We may not affirm this judgment on the principle that, under the circumstances, it was a matter within the discretion of the trial court. The discretion of the trial court has its limits, and those limits never extend so far as to warrant judgments unsupported by evidence and the law. In Pickering Lmbr. Co. v. Lacy et al., 170 Okla. 447, 44 P.2d 42, we said:

"While a proceeding to set aside a judgment under section 556, supra, is in a measure addressed to the discretion of the trial court * * * the discretion involved is judicial and must be exercised in accord with established judicial precedent. If, under an identical state of facts existing in two different cases, the trial court in one might rightfully vacate a judgment and with equal right refuse to vacate the other, and justify the inconsistent orders on the ground of discretion, the discretion involved would in reality become the more whim of the trial judge."

After the appeal was lodged, the defendants in error filed a motion in this court to dismiss the appeal. This motion, with the response thereto, were considered by us and the motion was denied. A large portion of the brief of defendants in error is composed of virtually the same authorities in support of said motion as were formerly considered by us. We have again considered the question presented and have concluded that the motion, on its own merits, must fail. We therefore adhere to our former ruling.

In conclusion it may be observed that one of the prime purposes of an appearance bond is to insure the presence of the accused for trial, rather than serving as a means of enrichment to the state or county. For this reason, if the accused is produced by his bondsmen within a reasonable period after his failure of appearance, his bondsmen should be exonerated. But the Legislature itself has defined the extent of that reasonable period by prescribing in section 2820, supra, that it shall be "before the final adjournment of court," which means during the same term of court in which the forfeiture was adjudged. Grammer v. State, 105 Okla. 72, 231. P. 505.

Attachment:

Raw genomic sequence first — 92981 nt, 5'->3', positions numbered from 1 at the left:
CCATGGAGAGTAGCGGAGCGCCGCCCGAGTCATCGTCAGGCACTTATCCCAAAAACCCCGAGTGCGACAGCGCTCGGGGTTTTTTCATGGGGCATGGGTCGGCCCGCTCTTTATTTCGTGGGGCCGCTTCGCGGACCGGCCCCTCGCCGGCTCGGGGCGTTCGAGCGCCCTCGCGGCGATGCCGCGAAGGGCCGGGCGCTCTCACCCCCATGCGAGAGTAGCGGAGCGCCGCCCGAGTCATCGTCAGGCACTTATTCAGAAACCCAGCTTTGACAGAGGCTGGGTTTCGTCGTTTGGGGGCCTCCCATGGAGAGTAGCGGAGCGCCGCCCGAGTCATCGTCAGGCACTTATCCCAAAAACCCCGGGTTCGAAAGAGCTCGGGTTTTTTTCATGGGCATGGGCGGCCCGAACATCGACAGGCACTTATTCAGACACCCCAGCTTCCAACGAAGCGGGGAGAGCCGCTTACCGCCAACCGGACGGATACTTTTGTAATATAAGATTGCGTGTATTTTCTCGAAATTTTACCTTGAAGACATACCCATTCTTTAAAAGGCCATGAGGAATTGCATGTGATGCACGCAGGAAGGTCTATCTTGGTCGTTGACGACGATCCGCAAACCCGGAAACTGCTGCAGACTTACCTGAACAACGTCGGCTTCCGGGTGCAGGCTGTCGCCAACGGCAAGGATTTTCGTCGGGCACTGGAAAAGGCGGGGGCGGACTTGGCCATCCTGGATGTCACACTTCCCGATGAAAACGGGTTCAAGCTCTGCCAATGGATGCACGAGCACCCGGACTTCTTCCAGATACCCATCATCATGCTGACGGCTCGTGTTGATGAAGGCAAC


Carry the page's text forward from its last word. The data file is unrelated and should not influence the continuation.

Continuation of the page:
There being no evidence to sustain the judgment, it is reversed and the cause is remanded.

OSBORN, V. C. J., and RILEY, WELCH, CORN, and GIBSON, JJ., concur.

Summaries of

State ex Rel. Williams v. Smith

Supreme Court of Oklahoma
Jun 30, 1936
59 P.2d 410 (Okla. 1936)
Case details for

State ex Rel. Williams v. Smith

Case Details

Full title:STATE ex rel. WILLIAMS v. SMITH et al

Court:Supreme Court of Oklahoma

Date published: Jun 30, 1936


59 P.2d 410 (Okla. 1936)
59 P.2d 410